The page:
As We Stand at the Gates of Democracy
April 9, 2019
Image Courtesy: Wikipedia
Anand is the pen name of award-winning Malayalam writer P Sachidanandan, author of works such as Marubhoomikal Undakunnathu (The Deserts Came into Existence) and Govardhanante Yaathrakal (Govardhanan’s Journeys). He has, all along, stood firmly against the propagation of communal policies, and he was among the writers who recently appealed to all citizens to vote out hate politics.
"The verdict of 2019 is ever more important as it impacts our chances for a healthy voyage ahead."
Indian democracy has sailed through almost three-quarters of a century without any major breakdown, except for the brief "internal emergency" in the seventies. That short breakdown was soon attended to by the people of the country — in the workshop of their good sense, with the tools of democracy granted to them by the Constitution. As we stand at the gates of the same workshop today, the situation is far more serious. It would not be an exaggeration to say that we are standing at the cusp of history; and the step we take today will set the direction for our nation, not just for the next five years but the foreseeable future.
The repair work done in 1977 has left two imprints on our politics. One, it awakened us to the need to guard our civil rights. Two, our then young democracy, while on the operation table, got exposed to many pathogens that lay latent within our system. In the last many years, these have silently infected our homes, our thoughts and our politics. As they do when there are recurrent outbreaks of disease, the body and the pathogens have been fighting for the upper hand ever since. The verdict of 2019 is ever more important as it impacts our chances for a healthy voyage ahead.
Let us look back at two markers of history. For us in India, it was exactly one hundred years ago, in 1919, when the Government of India Act came into existence that, in a limited sense, started democratization of governance with the establishment of an elected legislative council. We have, for certain, gone much further from that point; but today we stand at a precipice. And if you look at world history, it was again a hundred years ago in 1919 that the Fascist Party was founded in Europe by Mussolini. From Mussolini to the numerous dictators who followed, and from Italy to all over the globe, the ideology of fascism has travelled and ramified; it is now a characteristic of all those systems, which stand against the values of democracy and deny freedom and dignity to individuals. Fascism is at the core of all autocratic systems and ideologies that try to mould human beings into exclusive cohesive groups by whipping up feelings of nationalism, militarism, religion or race. It has no scruples in using hate and violence as weapons against its own people. In short, fascism has now assumed the role of counter-culture eating away at the values human society has been striving towards for centuries. The struggle today is thus between culture and fascism all over the world, and so it is in our own country.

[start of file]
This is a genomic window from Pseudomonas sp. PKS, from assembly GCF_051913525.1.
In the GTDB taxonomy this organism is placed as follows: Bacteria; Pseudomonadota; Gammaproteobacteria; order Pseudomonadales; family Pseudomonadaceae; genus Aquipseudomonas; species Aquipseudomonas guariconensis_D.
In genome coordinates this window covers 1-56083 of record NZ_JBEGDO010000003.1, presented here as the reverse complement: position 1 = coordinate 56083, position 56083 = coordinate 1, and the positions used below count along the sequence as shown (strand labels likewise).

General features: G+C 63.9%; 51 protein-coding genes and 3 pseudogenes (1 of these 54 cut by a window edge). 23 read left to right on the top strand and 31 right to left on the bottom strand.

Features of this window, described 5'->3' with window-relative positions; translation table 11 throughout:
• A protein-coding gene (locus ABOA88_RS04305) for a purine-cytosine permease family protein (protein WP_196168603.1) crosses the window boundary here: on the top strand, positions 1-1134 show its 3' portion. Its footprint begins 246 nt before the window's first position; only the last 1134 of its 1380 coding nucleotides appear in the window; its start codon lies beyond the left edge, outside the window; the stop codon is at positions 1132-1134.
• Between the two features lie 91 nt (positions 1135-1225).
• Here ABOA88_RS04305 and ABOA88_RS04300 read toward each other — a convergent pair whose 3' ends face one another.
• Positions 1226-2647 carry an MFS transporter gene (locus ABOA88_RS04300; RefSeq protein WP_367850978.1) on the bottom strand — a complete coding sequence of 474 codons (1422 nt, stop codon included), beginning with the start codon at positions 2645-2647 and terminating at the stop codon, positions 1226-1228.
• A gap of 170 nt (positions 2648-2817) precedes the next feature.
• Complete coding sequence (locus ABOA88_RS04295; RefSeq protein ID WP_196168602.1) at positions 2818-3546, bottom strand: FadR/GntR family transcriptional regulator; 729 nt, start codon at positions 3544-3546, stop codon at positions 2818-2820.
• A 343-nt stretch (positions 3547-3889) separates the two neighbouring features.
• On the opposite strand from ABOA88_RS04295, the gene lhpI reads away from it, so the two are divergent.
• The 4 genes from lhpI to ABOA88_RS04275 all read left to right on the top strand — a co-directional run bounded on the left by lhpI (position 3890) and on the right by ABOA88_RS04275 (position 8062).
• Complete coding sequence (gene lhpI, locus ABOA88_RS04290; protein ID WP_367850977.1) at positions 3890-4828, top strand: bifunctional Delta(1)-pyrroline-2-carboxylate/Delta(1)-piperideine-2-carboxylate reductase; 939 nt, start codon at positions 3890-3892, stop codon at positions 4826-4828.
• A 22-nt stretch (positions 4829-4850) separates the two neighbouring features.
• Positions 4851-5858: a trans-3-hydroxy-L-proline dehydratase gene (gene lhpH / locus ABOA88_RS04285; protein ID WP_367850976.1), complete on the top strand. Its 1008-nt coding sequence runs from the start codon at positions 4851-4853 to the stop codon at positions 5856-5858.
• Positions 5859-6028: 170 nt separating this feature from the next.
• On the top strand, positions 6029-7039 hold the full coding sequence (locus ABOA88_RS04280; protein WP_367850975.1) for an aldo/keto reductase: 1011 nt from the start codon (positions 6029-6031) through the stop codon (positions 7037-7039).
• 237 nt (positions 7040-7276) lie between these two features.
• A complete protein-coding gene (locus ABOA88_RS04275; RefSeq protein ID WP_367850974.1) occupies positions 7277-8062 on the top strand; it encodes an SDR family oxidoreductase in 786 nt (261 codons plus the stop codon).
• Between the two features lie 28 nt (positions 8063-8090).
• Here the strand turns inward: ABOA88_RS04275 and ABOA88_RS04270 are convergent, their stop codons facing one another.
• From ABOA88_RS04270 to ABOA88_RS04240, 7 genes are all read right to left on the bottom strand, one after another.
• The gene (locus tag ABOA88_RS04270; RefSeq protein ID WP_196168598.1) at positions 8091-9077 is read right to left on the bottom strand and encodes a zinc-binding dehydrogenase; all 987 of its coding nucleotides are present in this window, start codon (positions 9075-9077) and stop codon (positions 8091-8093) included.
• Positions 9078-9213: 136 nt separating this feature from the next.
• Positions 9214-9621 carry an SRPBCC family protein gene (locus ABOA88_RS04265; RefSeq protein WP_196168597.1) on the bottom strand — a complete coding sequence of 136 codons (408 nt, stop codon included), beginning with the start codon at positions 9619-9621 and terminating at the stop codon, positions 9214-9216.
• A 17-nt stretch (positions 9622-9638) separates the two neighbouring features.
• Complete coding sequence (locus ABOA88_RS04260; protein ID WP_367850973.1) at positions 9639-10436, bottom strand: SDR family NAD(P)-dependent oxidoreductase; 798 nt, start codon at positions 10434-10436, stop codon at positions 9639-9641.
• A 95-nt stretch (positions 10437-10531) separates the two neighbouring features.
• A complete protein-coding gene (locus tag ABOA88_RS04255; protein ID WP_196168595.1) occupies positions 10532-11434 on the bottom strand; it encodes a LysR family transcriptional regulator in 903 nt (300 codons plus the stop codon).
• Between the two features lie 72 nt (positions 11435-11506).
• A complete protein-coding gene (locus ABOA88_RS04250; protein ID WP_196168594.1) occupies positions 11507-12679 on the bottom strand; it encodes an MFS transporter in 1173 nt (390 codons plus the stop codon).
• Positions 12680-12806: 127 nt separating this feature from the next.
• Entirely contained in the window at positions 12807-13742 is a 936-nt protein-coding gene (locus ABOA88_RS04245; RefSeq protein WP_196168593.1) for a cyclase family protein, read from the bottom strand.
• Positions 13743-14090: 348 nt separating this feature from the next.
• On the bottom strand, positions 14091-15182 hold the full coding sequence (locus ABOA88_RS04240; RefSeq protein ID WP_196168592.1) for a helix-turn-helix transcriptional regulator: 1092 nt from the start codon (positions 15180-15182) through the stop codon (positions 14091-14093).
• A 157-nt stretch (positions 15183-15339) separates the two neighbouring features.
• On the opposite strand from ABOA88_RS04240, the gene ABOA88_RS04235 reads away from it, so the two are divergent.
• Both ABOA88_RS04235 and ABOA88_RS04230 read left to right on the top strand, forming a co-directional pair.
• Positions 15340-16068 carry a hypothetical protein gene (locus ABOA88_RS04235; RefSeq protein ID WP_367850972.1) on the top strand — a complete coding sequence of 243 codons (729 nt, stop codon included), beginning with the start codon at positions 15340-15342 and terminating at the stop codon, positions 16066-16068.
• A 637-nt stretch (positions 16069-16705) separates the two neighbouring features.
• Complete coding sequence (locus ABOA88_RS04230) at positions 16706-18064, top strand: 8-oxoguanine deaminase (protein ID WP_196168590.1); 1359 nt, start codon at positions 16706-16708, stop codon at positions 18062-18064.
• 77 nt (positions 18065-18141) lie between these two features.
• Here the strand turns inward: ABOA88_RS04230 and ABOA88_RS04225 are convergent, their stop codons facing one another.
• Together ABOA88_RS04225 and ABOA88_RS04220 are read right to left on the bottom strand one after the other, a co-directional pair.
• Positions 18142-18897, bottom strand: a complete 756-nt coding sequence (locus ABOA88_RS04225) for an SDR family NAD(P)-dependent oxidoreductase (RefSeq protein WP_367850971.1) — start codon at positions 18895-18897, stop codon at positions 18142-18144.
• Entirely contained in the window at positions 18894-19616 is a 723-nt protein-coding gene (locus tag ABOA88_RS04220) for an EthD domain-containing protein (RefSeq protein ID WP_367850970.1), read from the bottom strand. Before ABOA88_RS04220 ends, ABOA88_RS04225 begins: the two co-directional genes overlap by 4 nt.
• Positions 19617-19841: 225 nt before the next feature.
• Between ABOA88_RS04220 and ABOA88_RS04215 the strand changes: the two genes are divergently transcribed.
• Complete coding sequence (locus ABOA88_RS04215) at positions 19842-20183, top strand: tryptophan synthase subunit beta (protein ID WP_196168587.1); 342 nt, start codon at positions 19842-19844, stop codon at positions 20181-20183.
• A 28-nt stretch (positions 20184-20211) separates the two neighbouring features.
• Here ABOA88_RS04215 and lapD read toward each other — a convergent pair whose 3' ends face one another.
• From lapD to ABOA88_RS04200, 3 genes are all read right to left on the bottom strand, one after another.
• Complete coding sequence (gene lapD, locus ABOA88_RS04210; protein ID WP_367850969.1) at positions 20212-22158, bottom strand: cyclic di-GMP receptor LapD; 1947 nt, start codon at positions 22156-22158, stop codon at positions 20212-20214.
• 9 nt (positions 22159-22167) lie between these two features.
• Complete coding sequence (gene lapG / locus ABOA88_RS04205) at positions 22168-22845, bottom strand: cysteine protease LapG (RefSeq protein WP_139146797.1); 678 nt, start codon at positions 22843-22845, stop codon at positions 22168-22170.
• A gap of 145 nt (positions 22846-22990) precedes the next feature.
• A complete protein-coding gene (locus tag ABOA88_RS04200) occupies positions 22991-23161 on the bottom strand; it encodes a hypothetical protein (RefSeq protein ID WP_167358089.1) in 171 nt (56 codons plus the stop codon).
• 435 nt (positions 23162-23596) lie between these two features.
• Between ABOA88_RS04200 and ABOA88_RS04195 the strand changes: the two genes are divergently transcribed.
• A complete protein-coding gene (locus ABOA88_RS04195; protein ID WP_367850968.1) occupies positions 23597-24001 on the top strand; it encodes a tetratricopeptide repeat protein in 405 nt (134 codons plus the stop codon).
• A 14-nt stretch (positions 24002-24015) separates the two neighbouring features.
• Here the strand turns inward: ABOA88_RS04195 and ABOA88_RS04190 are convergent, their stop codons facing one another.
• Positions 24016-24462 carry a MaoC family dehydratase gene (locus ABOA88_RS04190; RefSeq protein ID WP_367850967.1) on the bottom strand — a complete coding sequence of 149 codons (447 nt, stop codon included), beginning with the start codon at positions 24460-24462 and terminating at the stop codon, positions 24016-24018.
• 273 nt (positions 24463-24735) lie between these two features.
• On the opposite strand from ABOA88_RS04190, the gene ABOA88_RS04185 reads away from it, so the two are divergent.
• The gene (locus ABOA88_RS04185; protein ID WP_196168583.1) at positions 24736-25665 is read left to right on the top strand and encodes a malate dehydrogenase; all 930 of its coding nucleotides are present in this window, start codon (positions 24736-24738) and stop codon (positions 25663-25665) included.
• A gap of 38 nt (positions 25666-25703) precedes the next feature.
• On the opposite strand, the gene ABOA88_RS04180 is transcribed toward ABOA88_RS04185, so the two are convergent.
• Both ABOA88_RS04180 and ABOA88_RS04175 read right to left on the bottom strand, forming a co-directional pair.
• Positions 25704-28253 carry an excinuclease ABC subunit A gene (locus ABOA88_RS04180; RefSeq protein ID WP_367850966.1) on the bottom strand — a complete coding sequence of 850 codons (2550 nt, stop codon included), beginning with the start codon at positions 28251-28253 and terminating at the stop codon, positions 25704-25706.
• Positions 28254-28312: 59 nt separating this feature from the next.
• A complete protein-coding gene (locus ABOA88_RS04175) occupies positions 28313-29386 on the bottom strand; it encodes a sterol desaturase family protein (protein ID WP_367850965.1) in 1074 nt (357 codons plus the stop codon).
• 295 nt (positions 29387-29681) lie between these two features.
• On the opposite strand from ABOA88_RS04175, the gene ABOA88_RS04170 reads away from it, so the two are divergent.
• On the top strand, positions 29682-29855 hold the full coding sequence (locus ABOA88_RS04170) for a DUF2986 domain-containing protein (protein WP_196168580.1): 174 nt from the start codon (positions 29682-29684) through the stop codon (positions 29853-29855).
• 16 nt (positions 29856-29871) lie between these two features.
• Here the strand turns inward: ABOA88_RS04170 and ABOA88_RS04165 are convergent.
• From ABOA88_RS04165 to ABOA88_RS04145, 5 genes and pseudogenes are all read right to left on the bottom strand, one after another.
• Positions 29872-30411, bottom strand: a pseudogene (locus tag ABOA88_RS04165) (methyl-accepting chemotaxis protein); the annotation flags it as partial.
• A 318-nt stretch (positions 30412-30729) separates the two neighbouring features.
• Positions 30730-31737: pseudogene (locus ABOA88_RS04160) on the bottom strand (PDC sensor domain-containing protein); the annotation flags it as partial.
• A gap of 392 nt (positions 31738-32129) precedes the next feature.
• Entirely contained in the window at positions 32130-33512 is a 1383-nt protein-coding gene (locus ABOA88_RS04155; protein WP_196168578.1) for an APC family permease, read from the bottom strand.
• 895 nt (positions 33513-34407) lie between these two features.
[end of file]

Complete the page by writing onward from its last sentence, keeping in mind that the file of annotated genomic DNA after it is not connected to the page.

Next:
Let us not forget that the struggle is not new. The counter-culture always follows culture like a shadow and it has gained ascendency not necessarily through its promoters, but with the silent consent of the unconcerned. Bodharo matsaragrasta, prabhava smaya- dushita/ abodhopahataschanye jeernamange subhashitam, says Bhartrihari, the king turned mendicant.
Note: This is a part in a series of articles from writers who are deeply uneasy about the future of the country. They are each an appeal to citizens – discussing what in their view, is at stake in this General Election.
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